Investors increasingly want to assess the risk associated with their investment including the impact of climate change and associated regulation– a reflection on the society in which we now live. Certain industries are naturally more exposed to the ‘E’ in ESG and investors are now taking action. For example, some of the world’s leading fund managers, led by Norges, have recently decided to reduce or cut investments in coal-related businesses. This is not new for Norges which has previously published guidelines for its investors on issues including children’s rights, water management, human rights, tax and transparency, anti-corruption and ocean sustainability.
Companies will be aware of the well documented annual missive from Larry Fink at Blackrock which most recently focused on corporate purpose. State Street, the world’s third largest asset manager, also wrote to over 1,000 companies this year outlining the importance of corporate culture – noting a study from Global Intangible Finance Tracker that “revealed that 52% of the world’s business value is intangible and 80% of that is totally undisclosed.” And it’s not confined to equities. As mentioned above, a range of analyses show that higher rated ESG companies benefit from tighter credit spreads and the credit rating agencies are also integrating ESG reporting into their rating frameworks.
Regulators also continue to raise the bar on ESG reporting. In early March, the EU set out new regulations which will require asset managers to disclose how they are integrating ESG factors – and how they adhere to ESG objectives – in their investment decisions. Their stated aim is to lay the “foundation…which puts ESG onsiderations at the heart of the financial system to help transform Europe’s economy into a greener, more resilient and circular system.” Aimed at preventing asset managers from making “unsubstantiated or misleading claims” about the funds they sell – often referred to as ‘greenwashing’ – the disclosure requirements will ultimately enhance transparency; and, over-time also drive harmonisation of disclosure across different markets and business sectors. The read-through for companies is that as investors are placed under greater pressure, the scrutiny of their investee companies will also increase.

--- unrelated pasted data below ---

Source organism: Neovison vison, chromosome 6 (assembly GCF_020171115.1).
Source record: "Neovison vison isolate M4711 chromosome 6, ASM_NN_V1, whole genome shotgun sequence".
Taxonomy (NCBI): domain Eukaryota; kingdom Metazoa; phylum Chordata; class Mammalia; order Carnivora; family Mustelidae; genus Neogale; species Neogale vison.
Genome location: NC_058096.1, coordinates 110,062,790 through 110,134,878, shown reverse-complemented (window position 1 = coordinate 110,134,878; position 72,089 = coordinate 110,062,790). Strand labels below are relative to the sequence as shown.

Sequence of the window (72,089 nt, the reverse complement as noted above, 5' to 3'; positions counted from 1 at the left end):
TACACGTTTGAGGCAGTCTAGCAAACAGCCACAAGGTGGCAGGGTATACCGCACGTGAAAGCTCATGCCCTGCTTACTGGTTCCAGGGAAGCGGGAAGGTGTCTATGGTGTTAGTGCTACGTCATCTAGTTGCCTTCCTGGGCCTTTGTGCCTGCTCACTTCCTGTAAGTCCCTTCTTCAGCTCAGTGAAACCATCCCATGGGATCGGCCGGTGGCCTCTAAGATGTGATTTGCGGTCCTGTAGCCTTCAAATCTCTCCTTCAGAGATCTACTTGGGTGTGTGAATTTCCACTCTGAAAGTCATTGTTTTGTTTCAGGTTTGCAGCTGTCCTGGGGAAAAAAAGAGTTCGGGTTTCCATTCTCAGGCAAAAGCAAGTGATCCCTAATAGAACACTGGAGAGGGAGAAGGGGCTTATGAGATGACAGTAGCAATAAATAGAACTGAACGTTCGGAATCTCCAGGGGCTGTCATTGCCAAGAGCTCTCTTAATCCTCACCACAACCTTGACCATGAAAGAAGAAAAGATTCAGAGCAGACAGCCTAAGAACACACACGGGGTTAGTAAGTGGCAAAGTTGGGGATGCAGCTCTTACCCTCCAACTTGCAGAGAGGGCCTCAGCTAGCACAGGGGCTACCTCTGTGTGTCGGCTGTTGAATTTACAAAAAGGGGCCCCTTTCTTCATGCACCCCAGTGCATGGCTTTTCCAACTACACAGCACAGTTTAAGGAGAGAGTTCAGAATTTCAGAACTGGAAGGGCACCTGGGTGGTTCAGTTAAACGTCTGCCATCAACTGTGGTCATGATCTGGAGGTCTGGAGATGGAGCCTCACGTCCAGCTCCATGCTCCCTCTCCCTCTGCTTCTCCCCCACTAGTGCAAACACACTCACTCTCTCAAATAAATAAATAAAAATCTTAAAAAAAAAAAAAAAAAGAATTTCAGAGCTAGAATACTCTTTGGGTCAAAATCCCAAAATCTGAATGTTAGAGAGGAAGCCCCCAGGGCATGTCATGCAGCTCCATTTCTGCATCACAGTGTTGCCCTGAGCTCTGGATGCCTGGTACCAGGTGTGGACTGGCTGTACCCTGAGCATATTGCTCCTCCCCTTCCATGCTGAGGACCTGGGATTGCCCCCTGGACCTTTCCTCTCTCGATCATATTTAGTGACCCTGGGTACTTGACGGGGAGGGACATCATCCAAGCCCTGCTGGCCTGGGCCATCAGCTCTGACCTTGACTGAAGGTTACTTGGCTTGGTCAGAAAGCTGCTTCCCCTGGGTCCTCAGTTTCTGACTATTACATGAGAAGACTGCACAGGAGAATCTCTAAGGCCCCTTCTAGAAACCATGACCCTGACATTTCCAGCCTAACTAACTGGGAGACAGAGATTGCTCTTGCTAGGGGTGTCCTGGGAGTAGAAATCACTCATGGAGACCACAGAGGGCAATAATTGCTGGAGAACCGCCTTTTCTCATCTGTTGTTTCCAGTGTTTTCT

It’s clear the ESG demands from investors are growing and here to stay. Over time, reporting requirements around ESG will become more onerous and become increasingly central to both a company’s investment case and their interaction with the market. It may take some years before the rise in ESG is fully incorporated into the investment landscape but its recent rise represents a demonstrable shift in reporting.
What are the near-term implications for companies – those listed or with public debt? Institutional investor feedback is that a credible first step for companies is to identify how they are performing relative to the UN’s SDGs. With only 40% of companies using the SDGs as a benchmark, companies have a long way to go. Outside of the SDGs, there are a range of reporting criteria employed by different investors and organisations. The Sustainability Accounting Standards Board has issued different criteria and guidelines for 77 company sectors which are also a useful guide.